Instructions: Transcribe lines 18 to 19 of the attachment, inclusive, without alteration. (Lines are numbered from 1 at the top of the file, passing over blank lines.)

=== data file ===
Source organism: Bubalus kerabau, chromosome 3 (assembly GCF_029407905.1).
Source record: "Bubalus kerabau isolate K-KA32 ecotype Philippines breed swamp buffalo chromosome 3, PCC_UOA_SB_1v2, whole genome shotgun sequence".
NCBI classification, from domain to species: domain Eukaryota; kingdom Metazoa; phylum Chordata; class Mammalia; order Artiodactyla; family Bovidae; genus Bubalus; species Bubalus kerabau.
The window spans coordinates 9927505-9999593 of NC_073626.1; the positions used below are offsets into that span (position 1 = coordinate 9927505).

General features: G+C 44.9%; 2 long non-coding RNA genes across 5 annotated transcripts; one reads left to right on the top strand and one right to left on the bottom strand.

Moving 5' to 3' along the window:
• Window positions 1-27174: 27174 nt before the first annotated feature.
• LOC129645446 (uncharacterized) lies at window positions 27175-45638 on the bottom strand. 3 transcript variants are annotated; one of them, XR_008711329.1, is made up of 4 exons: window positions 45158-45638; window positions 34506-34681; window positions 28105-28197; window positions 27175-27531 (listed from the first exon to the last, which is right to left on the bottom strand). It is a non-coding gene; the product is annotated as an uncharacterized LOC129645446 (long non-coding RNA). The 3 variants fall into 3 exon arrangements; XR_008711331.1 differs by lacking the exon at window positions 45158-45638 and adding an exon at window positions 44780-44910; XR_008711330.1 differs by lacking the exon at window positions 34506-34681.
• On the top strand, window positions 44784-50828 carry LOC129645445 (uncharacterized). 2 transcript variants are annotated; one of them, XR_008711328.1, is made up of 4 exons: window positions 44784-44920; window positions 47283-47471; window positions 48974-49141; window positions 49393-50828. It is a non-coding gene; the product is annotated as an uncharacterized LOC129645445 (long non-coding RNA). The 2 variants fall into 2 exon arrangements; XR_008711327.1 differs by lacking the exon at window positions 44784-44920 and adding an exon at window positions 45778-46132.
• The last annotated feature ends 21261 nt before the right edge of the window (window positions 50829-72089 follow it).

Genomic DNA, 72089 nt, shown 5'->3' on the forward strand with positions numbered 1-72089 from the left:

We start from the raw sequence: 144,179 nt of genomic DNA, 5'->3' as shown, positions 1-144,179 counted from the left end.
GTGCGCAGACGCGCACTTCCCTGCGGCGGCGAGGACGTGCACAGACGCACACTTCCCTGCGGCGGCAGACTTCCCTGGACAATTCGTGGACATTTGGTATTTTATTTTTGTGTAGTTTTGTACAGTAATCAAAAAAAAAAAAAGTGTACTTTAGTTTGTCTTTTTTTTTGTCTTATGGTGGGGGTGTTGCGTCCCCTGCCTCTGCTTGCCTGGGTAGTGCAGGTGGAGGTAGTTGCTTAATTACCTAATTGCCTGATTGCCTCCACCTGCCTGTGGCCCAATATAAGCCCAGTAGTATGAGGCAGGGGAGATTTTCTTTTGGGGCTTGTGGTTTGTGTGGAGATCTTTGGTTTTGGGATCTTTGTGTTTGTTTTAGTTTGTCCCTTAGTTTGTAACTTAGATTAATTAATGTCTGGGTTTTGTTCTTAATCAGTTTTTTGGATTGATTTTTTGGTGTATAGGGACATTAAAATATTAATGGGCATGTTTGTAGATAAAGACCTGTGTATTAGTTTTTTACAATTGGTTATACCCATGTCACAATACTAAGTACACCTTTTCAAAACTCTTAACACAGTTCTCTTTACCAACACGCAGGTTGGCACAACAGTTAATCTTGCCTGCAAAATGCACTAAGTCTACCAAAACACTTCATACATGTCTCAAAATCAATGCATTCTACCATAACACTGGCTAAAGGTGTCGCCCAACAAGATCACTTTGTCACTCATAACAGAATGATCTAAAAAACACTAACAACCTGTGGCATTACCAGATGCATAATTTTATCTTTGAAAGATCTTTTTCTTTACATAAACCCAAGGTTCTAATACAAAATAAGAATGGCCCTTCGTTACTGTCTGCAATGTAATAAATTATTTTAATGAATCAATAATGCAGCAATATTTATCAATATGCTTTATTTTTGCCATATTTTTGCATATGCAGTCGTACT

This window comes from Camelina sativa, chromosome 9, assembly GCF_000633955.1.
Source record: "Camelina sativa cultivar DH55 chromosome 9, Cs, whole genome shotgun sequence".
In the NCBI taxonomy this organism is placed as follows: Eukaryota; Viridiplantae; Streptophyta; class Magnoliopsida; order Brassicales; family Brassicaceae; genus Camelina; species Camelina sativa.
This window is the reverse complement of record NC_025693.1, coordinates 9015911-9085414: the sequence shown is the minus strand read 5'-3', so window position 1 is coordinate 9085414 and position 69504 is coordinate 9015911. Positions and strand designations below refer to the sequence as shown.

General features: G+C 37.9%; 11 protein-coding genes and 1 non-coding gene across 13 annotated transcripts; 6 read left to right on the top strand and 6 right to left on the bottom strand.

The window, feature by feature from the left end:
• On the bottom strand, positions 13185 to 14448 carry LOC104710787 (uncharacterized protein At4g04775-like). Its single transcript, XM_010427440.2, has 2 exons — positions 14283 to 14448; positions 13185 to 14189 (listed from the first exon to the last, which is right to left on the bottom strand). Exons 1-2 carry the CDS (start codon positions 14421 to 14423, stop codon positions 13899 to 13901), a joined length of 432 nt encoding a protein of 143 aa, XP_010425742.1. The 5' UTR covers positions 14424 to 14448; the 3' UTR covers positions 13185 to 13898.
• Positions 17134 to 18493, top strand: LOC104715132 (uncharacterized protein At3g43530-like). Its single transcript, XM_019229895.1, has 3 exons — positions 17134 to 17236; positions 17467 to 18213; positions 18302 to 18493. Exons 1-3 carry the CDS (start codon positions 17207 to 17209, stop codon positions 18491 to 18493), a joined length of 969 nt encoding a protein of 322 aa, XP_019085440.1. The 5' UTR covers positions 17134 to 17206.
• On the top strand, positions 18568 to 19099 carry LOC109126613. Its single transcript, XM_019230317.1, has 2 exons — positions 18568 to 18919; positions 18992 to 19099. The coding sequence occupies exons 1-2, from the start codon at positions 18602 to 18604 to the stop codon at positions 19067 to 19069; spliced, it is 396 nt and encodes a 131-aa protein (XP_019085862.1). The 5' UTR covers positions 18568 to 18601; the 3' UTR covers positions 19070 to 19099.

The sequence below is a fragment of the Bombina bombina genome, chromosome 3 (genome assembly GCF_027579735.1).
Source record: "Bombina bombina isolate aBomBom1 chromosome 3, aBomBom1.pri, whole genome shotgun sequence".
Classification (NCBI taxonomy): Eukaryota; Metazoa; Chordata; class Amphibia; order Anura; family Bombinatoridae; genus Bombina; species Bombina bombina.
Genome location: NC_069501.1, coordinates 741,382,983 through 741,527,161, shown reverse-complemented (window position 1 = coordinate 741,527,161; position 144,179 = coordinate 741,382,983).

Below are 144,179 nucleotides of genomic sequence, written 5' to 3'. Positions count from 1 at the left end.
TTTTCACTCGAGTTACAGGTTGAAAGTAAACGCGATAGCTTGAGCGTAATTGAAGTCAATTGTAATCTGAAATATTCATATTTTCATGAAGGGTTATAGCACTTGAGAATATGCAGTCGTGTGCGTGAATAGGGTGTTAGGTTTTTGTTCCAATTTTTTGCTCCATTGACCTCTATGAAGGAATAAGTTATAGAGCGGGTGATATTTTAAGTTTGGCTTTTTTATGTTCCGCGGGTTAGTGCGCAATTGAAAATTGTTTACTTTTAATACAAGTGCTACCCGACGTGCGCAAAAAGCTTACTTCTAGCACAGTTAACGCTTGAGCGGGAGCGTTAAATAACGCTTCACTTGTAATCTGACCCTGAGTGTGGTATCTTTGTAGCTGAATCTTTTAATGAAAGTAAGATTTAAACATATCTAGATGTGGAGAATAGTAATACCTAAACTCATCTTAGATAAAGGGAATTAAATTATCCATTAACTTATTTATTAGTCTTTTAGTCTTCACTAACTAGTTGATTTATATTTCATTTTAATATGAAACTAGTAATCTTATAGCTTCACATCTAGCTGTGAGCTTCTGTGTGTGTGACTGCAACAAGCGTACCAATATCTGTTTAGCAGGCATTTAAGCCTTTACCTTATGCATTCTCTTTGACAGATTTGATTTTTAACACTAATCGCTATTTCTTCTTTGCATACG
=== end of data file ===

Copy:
General features: G+C 37.9%; 11 protein-coding genes and 1 non-coding gene across 13 annotated transcripts; 6 read left to right on the top strand and 6 right to left on the bottom strand.

The window, feature by feature from the left end: